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2 - Pyrolysis

Pyrolysis is the thermochemical conversion process during which a (biomass) feedstock is heated in the partial or total absence of oxygen. While pyrolysis is the main technique for producing biochar, other thermochemical conversion techniques exists for carbonising biomass such as torrefaction, hydrothermal carbonisation, and gasification.

Biomass pyrolysis yields three main products: non-condensable gases, liquid oil or tars, and solid char. Often, the pyrolysis gases and oil are directly combusted and recovered as energy. In more advanced cases, pyrolysis oil and gas can be recovered, upgraded and used later for energy or chemical products.

In environmental systems analysis, pyrolysis is described as a multi-functional process or multi-product process since it delivers several useful products or services. Note that if waste biomass is used in pyrolysis, another service can be defined, namely waste treatment.

A continuum of thermochemical conversion…

The thermochemical conversion of biomass is a continuum of transformation processes during which biomass is heated up to a certain temperature, for a certain time, at a certain speed, under given atmospheric conditions.

For a given biomass, thermochemical conversion processes distinguish themselves by 3 main parameters:

  • Highest Treatment Temperature (HHT, in °C), also known as pyrolysis temperature. It varies between 300°C and 1200°C.
  • Residence Time (RT, in min) at the highest treatment temperature. It can vary from seconds up to several hours or even days.
  • Heating Rate (HR, in °C/min). It can vary from few °C/min to several hundred °C/min.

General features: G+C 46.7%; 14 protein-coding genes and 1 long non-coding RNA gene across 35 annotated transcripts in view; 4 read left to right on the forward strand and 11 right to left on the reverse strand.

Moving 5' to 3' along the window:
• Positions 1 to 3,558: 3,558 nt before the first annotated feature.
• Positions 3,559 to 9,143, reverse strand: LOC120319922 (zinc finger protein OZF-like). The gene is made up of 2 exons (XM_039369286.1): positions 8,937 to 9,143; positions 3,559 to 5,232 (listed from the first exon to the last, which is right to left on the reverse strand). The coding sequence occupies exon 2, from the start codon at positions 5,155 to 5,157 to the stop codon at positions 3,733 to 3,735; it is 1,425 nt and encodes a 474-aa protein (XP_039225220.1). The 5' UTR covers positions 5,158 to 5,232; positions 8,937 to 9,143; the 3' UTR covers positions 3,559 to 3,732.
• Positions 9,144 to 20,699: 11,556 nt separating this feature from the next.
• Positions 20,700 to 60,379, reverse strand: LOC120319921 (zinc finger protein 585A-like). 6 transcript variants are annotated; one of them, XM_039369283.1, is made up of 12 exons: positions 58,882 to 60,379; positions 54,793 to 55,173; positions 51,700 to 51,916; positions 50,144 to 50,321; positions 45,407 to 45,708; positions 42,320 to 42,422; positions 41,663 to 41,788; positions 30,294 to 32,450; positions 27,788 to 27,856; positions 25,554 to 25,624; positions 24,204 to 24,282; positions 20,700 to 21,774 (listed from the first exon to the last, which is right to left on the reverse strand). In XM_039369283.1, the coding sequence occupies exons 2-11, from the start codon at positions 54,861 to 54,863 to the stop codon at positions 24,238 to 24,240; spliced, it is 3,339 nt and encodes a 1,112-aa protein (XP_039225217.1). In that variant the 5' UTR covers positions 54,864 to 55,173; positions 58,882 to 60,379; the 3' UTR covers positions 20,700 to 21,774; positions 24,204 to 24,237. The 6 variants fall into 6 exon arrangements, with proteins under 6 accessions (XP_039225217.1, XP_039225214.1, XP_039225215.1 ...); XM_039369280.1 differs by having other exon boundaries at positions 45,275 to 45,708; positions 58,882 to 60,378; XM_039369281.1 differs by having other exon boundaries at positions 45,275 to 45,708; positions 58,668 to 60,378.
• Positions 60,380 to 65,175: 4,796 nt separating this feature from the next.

In addition, the pressure and the composition of the atmosphere in the reactor also distinguish thermochemical processes.

Categories of thermochemical conversions

  • Slow & intermediate pyrolysis: corresponds to low heating rates, with temperatures in the range of 200 to 900°C. It is the main process used to make biochar. Mass propertions of biochar, liquids, and gases are roughly equal to 1/3 each, with variability introduced by biomass type & process conditions.

  • Fast & flash pyrolysis: corresponds to very high heating rates, at high temperature, with very short residence time. It is the main process for making pyrolysis oil, with mass yields up to 75% of the input dry biomass.

  • Gasification: corresponds to treatment at very high temperature, up to 1200°C, sometimes in the partial presence of an oxidant like oxygen. Gases are the main products. Biochar mass yields rarely exceed 15% under gasification conditions, which imply that gasification chars have relatively high ash contents.

  • Torrefaction: corresponds to a special kind of pyrolysis, in a temperature range between 200 and 300°C. The purpose of torrefaction is to maximise the production of solids, lightly carbonised biomass, and to retain most of the biomass' energy in the solids. Torrefaction is sometimes used to improve the properties of a biomass fuel, e.g. in terms of storage convenience or grindability. However, long-term carbon sequestration is deemed not possible with char from torrefaction.

  • Hydrothermal carbonisation: it takes place in an aaqueous environment, at high pressure and temperature. It is suited for the production of hydrochar from wet biomass. The name hydrochar is used to differentiate it from biochar produced from other processes, due to its different chemical composition and structure. Long-term carbon sequestration is not either deemed possile with hydrochar.

Reading more about thermochemical conversion pathways of biomass in:

Weber, K.; Quicker, P. Properties of Biochar. Fuel 2018, 217, 240–261. https://doi.org/10.1016/j.fuel.2017.12.054

Installed pyrolysis plants

The number of pyrolysis plants (for biochar production) installed in Europe is increasing. In 2020, the European Biochar Institute estimated that there were 72 plants installed, with a total production capacity of 20 000 tonnes of biochar per year (EBI, 2021).

We maintain a survey of installed biochar production capacity [coming soon]

*Installed biochar production capacity in Sweden over time* [Coming soon: EU data & interactive figure]
Installed biochar production capacity in Sweden over time [Coming soon: EU data & interactive figure]

LCA of biomass pyrolysis